(A continuation of the previous blog post, “Wilder’s ‘Little House’ Books: Tales for Her Time.”)
When the first of her Little House books hit the shelves in the 1930s, Laura Ingalls Wilder found herself in a cultural moment in which the everyday person should not have been interested in a children’s book. Despite the struggles of daily life during the Great Depression, however, the nation seemed to find something valuable in the stories Wilder told. There was something encouraging about the tales of pioneer determination in the face of adversity, and there was also something just plain attractive about the stories from the old times gone by.
These tales that were so gripping to Wilder’s generation continued to grip readers for generations to come, suggesting that the popularity of the books was not solely due to the culture in the time of their publication but also to something intrinsically valuable about the books. In a recent consultation with Wilder scholars Dr. Dedra Birzer of Hillsdale College and Pamela Smith Hill, Birzer stated that “Wilder’s characters are just as compelling and her storytelling just as profound as they were in the 1930s.” Not only that, but the stories also hold incredible valuable to the study of American history. “This series,” Birzer said, “remains the major introduction to the American West and the frontier experience for readers throughout the world.”
Hill similarly observed the lastingly valuable nature of the Little House books. “Wilder’s themes,” she observed, “are timeless. Best of all, Wilder’s books offer engaging characters and stories that inspire young readers to explore the past, and then think about how it relates to their own lives—and our contemporary world.” As Birzer recalled, Wilder once observed that the children of her time seemed to “like old fashioned stories.” Perhaps the same can be said of many children from later generations as well.
Although a large majority of today’s youth seem too taken up by modern distractions such as technology to pay attention to anything as old fashioned as tales of covered wagons and log cabins, these stories still have the ability to capture the imagination of kids who spend time with Wilder’s books. They not only capture the imagination, though. Any average video game or TV show can do that to some extent. Rather than encouraging passive enjoyment, they inspire an active pursuit of the history of Laura’s times. Best of all, however, they lead to engagement with something that is true and good—true in that Wilder’s series depicts a real part of American history and of the human experience and good in that the stories give readers a glimpse of the lasting and important things in life.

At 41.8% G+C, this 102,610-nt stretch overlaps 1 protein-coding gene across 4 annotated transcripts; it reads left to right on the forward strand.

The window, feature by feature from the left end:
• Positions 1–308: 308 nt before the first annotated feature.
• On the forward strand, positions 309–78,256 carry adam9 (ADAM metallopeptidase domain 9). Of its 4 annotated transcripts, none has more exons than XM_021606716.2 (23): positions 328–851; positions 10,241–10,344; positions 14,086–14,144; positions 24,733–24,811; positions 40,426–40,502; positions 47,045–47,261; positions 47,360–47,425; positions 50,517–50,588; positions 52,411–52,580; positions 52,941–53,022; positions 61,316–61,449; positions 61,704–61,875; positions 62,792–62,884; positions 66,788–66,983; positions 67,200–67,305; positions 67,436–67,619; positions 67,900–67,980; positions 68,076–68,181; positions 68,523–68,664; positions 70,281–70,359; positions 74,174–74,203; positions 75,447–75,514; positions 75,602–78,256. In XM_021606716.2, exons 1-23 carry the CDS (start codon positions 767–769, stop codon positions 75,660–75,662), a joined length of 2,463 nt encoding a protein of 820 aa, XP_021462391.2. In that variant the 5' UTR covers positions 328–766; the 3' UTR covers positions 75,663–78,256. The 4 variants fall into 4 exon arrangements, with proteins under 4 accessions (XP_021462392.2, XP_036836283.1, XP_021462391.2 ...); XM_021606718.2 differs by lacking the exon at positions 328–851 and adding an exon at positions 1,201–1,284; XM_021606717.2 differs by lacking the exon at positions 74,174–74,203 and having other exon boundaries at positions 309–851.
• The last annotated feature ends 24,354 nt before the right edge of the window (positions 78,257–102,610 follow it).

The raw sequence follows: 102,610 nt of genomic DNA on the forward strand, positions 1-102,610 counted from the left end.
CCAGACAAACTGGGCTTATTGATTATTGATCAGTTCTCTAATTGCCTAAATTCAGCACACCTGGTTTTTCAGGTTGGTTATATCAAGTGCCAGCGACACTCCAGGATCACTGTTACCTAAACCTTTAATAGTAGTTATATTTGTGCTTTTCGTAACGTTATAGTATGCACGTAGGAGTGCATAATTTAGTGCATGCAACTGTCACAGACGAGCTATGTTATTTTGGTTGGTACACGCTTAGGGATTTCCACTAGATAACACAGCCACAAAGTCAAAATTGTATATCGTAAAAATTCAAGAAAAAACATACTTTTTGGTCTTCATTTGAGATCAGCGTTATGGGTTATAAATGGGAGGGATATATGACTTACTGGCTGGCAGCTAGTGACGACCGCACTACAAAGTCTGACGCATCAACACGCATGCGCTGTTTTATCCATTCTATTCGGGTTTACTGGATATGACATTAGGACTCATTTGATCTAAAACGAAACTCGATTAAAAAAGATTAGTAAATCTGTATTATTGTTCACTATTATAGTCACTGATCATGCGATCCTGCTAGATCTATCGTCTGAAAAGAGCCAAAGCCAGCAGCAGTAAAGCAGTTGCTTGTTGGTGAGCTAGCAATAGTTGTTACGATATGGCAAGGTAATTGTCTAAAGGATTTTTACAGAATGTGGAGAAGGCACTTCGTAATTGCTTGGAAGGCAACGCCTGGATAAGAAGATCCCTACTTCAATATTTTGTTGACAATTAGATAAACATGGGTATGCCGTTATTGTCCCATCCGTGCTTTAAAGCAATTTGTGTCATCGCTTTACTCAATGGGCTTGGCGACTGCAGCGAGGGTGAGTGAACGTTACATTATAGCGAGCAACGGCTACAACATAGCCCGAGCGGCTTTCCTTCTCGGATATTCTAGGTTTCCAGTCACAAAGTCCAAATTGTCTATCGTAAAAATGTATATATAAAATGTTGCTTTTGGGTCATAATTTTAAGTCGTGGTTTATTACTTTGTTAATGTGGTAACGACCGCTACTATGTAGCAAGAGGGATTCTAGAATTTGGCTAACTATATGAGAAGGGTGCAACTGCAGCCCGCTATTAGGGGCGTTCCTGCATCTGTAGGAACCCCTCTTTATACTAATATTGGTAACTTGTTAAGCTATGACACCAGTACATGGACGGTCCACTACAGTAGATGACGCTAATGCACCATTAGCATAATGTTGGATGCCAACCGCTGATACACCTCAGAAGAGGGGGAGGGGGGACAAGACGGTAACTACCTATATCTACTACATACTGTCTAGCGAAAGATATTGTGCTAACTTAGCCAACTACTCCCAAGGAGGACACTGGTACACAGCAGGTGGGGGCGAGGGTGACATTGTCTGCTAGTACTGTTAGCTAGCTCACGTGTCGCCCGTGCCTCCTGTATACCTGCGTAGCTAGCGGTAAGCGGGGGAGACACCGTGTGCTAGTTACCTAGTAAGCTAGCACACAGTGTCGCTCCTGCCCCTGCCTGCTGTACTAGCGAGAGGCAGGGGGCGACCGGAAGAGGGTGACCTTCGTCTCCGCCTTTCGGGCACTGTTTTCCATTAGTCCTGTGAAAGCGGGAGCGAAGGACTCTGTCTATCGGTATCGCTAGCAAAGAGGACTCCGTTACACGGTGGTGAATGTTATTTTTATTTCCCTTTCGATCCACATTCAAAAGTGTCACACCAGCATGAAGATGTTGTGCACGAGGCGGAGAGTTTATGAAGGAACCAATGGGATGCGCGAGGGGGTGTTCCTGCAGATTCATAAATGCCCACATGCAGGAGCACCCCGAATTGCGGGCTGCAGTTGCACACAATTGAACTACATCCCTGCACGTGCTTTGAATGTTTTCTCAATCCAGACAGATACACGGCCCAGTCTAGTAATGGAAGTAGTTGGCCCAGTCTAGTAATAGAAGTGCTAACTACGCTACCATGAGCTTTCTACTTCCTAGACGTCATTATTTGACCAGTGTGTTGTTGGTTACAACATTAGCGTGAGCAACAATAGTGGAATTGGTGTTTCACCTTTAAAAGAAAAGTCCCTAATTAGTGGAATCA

While discussing the value of the Little House books when it comes to modern-day families, both Birzer and Hill took a moment to acknowledge the fact that these books are not simply for the little kids. Wilder’s series is the sort of literature that grows as the reader grows, leading to greater engagement and a greater understanding of the characters. According to Birzer, “For parents of young children, the first four books in particular, with their focus on Mary and Laura’s younger years, offer great read-aloud opportunities. Starting with By the Shores of Silver Lake, the Ingalls girls move into adolescence and more mature situations perhaps outside the understanding of young children.”
Not only are these books valuable to kids of all ages, but something about the books also makes them worth even re-reading as adults. The Little House books are not simply “cotton candy books” that taste good for a moment but have no “nutritional value.” Wilder’s books contain enough truth and depth that they can hardly keep from inspiring study and exploration. When read with new eyes, the simple stories reveal more value than ever before. Life enlightens the truths readers once overlooked as children, showing them that this thing they had simply once enjoyed as a kid is actually worth contemplating.
In all this attention to truth and goodness, however, Wilder’s books never fall into a preachy style. In fact, some of the occurrences of the books seem far from “good” but rather wreak of human imperfections and misunderstandings. What makes them so effective and so worthy of reading and re-reading, however, is the beautiful storytelling of Wilder’s books. The next post in this series will examine the elements and effects of Wilder’s storytelling. Check back soon to read more about the literary genius of Wilder’s Little House series.